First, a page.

Thomas Jefferson Papers
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To Thomas Jefferson from William Carmichael, 15 July 1786

From William Carmichael

Madrid 15 July 1786

Dear Sir

I received a few days ago the Letter which your Excellency did me the honor to write me the 20th Ulto. inclosing Letters for Messrs. Lamb and Randall. To the Former I have transmitted your Letters. The Latter I suppose you will have seen long before this can reach you and from him you will have learnt more than I wished or chose to put on paper. I am happy to find that two of my bills have been paid. I take the Liberty of inclosing to your Excellency a protest of one twice protested and which I renewed in consequence of your advice on that particular Affair. It is incomprehensible to me that my bills should be protested for want of advice. Such Letters take not three minutes, but I see that I am to be distressed, If it is possible to distress me in my pecuniary arrangements. It is not possible in this Country. I dare say my conduct has inspired confidence and tomorrow If I asked 50 thousand dollars or a larger Sum I could obtain it without hesitation or difficulty. Mr. Grand is possibly in advance for the United States and doth not chuse to make further Advances. If this is the Case I ought to be advised; and in that case I should draw no more on him or any other in Europe, but wait patiently for remittances and in the mean time rely on my own personal credit here. Your Intelligence from America and from Doctor Franklin operates as a Cordial on my spirit and I firmly beleive has retarded the attacks of the bile which generally Torment me at this Season of the year here.

I am sorry to learn that our Treaty with Portugal encounters more difficulties than I thought it would, after your communication to me on that Subject.

[This Country has signed its peace with Algiers, but there are still arrangements to be made that require Time patience and Address. I send you a letter which I received from thence this Moment, as I have not time to copy it you will please to return it to me. I wish not to derogate from the merit or services of any one, But justice to myself and still more to the interests and honor of our Country oblige me to say, that our peace with the Barbary States could have been negotiated here with much less Expence, with much less Noise and with a greater probability of success than in the mode adopted by Congress. A Negotiation with Algiers is not yet to be regarded as desperate. It is a question of calculation. Whenever our Republic will act and think for themselves, They will do what they please, until that period, we shall be the partridge and its young ones. We shall never be respected until we respect ourselves. As you may not possibly have heard from Mr. Barclay since his arrival in Africa I inclose you copies of a Letter which I received from his Excellency the Ct. de Florida Blanca with extracts from those received from the Agent of Spain in Morrocco and from a Minister of the Emperor which I intreat you to forward to Congress by the first occasion. As few opportunities from hence offer for the transmission of my dispatches I make no comment on the Nature of these Letters as I am persuaded you will at once see the good faith and candour with which this Ministry acts on our behalf. This Court will observe the same Conduct with respect to the Barbary powers in General, The moment it can efficaciously interfere.]1 I mention nothing of the Foreign or even Interior politics of this court, because I have remarked that in your answers to my letters, you appeared not disposed to enter into any observations on such Subjects. Mr. Randall whom I beg leave to recommend to your Notice will have given you a map which I obtained with much difficulty here. I am happy to hear that Mr. Barclay has forwarded some of the books you wished to have and which I have sought for in Villadolid Sarogassa and Valencia in vain. I have several in hand that I have procured by accident and which I mean to send by the first safe conveyance directly to Paris. I have promised a letter to Mr. Galves who goes Minister to Berlin and I beg you for political as well as personal reasons to shew that Gentleman every mark of Attention and civility. Altho’ I have not the honor to be personally known to you, I flatter myself that you will not hesitate to attend to my introduction of any one to your acquaintance Coming from hence, because I do assure you that I will never take that Liberty, without a view of obtaining Friends or shewing civilities to those who have been friends to our Country here.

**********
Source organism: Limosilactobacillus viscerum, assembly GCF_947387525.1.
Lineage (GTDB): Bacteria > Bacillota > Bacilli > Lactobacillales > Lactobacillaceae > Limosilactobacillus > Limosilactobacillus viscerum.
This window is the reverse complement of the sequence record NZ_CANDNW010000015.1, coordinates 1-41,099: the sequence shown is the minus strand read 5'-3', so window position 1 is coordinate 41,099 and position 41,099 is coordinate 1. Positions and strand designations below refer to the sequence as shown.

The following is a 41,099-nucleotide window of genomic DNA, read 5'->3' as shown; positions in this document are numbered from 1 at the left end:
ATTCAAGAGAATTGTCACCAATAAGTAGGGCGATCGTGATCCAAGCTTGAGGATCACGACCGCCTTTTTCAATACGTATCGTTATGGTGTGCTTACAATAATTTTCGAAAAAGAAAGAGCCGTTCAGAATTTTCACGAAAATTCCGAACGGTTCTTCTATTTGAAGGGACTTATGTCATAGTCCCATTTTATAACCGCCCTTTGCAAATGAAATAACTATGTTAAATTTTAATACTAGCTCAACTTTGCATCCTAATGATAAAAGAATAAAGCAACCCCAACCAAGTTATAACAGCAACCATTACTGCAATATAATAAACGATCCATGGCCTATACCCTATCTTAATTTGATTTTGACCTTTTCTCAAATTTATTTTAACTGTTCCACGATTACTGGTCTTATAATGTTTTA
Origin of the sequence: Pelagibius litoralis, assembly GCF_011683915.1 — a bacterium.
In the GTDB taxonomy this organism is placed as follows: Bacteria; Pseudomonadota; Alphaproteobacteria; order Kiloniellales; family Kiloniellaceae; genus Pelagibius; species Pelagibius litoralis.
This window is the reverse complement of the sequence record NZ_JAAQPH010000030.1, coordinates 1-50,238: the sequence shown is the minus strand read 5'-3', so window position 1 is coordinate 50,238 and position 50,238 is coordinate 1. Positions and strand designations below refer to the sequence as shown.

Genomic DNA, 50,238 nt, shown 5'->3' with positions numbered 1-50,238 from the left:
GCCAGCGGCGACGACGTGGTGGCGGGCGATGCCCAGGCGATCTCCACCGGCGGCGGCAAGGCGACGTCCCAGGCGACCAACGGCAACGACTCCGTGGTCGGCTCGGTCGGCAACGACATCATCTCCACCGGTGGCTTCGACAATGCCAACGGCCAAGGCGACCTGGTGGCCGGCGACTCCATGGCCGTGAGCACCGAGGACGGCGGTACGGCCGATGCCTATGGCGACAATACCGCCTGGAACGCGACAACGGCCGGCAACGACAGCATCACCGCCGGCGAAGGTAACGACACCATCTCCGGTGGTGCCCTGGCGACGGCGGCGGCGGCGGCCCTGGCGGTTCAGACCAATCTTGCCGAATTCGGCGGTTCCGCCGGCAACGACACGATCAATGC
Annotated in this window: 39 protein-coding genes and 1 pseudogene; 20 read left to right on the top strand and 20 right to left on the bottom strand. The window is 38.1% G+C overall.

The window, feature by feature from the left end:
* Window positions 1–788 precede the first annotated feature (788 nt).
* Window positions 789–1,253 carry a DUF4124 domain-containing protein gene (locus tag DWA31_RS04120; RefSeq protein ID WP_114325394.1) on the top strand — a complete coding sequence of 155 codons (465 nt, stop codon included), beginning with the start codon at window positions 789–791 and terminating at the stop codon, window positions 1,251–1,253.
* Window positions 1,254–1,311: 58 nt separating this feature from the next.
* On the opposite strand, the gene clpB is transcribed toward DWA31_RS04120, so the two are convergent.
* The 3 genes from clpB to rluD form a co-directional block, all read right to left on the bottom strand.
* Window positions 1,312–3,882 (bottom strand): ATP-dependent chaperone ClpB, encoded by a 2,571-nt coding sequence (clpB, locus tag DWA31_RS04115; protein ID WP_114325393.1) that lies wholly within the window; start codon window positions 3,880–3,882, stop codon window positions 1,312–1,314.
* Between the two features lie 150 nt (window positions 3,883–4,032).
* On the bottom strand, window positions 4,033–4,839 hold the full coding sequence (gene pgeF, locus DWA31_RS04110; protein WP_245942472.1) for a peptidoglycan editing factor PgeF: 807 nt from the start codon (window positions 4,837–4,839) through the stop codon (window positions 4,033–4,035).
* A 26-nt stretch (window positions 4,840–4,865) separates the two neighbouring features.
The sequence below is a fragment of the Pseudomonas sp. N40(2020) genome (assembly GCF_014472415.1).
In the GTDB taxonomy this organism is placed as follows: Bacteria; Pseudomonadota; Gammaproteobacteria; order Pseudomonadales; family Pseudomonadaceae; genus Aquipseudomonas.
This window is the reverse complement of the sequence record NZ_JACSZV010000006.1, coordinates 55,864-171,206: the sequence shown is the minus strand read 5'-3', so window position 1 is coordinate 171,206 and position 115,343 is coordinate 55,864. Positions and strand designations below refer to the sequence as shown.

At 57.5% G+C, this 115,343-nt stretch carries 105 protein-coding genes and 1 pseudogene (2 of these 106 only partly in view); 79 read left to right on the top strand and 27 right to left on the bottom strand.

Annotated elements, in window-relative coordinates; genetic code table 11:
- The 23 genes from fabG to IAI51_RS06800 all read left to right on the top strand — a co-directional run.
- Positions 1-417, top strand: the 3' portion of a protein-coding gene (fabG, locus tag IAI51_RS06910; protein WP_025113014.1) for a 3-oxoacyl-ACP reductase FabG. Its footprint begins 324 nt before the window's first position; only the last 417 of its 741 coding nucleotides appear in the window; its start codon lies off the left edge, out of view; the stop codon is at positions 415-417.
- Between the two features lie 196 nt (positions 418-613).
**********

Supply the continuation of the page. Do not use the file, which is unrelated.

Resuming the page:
I have the honor to be With the greatest respect Your Excys Most Obedt. & Humble Sevt,

Wm. Carmichael

RC (DLC). Tr of an extract (DNA: PCC, No. 87, i; see note 1, below); in the hand of Short. Tr of extract (DNA: PCC. No. 107). Noted in SJL as received 26 July 1786. Enclosures: (1) Protest of draft by Carmichael; (2) O’Bryen to Carmichael, 11 July 1786 (see note to O’Bryen to TJ, 12 July 1786); (3) Floridablanca to Carmichael, 13 July 1786, transmitting an extract of a letter from Juan Manuel Salmon, Spanish consul general in Morocco, to Floridablanca, 27 June 1786, reporting that Barclay had been well received, and an extract of a letter from Lasby Effendy, Minister of Morocco, to Salmon, without date, assuring Salmon that all possible consideration will be given to Barclay because he came under the sponsorship of the King of Spain (Tr of Floridablanca’s letter and its enclosures, in the hand of Short, together with a translation, in an unidentified hand, in DNA: PCC, No. 87, I; PrC of Short’s Tr in DLC; another Tr in DNA: PCC, No. 107).

1The text in brackets is so marked in RC, indicating the passage to be copied for the extract to be sent to Jay; see TJ to Jay, 11 Aug. 1786.

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